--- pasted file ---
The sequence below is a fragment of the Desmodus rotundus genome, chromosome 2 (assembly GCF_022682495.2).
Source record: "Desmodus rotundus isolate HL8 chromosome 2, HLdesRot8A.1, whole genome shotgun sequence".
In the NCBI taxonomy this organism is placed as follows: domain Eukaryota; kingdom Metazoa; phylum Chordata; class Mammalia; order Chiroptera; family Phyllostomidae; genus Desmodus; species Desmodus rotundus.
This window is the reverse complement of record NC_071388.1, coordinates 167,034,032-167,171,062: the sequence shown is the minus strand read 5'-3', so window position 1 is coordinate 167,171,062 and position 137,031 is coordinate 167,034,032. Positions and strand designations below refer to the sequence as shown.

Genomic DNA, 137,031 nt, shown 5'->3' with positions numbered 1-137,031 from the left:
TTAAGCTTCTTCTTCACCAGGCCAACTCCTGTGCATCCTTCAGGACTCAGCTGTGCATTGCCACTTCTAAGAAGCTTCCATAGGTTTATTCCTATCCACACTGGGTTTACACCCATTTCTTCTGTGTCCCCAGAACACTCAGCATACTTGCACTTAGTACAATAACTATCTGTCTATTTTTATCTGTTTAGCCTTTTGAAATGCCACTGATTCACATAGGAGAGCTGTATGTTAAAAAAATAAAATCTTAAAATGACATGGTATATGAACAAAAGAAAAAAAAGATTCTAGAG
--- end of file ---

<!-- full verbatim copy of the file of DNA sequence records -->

The sequence below is a fragment of the Desmodus rotundus genome, chromosome 2 (assembly GCF_022682495.2).
Source record: "Desmodus rotundus isolate HL8 chromosome 2, HLdesRot8A.1, whole genome shotgun sequence".
In the NCBI taxonomy this organism is placed as follows: domain Eukaryota; kingdom Metazoa; phylum Chordata; class Mammalia; order Chiroptera; family Phyllostomidae; genus Desmodus; species Desmodus rotundus.
This window is the reverse complement of record NC_071388.1, coordinates 167,034,032-167,171,062: the sequence shown is the minus strand read 5'-3', so window position 1 is coordinate 167,171,062 and position 137,031 is coordinate 167,034,032. Positions and strand designations below refer to the sequence as shown.

Genomic DNA, 137,031 nt, shown 5'->3' with positions numbered 1-137,031 from the left:
TTAAGCTTCTTCTTCACCAGGCCAACTCCTGTGCATCCTTCAGGACTCAGCTGTGCATTGCCACTTCTAAGAAGCTTCCATAGGTTTATTCCTATCCACACTGGGTTTACACCCATTTCTTCTGTGTCCCCAGAACACTCAGCATACTTGCACTTAGTACAATAACTATCTGTCTATTTTTATCTGTTTAGCCTTTTGAAATGCCACTGATTCACATAGGAGAGCTGTATGTTAAAAAAATAAAATCTTAAAATGACATGGTATATGAACAAAAGAAAAAAAAGATTCTAGAG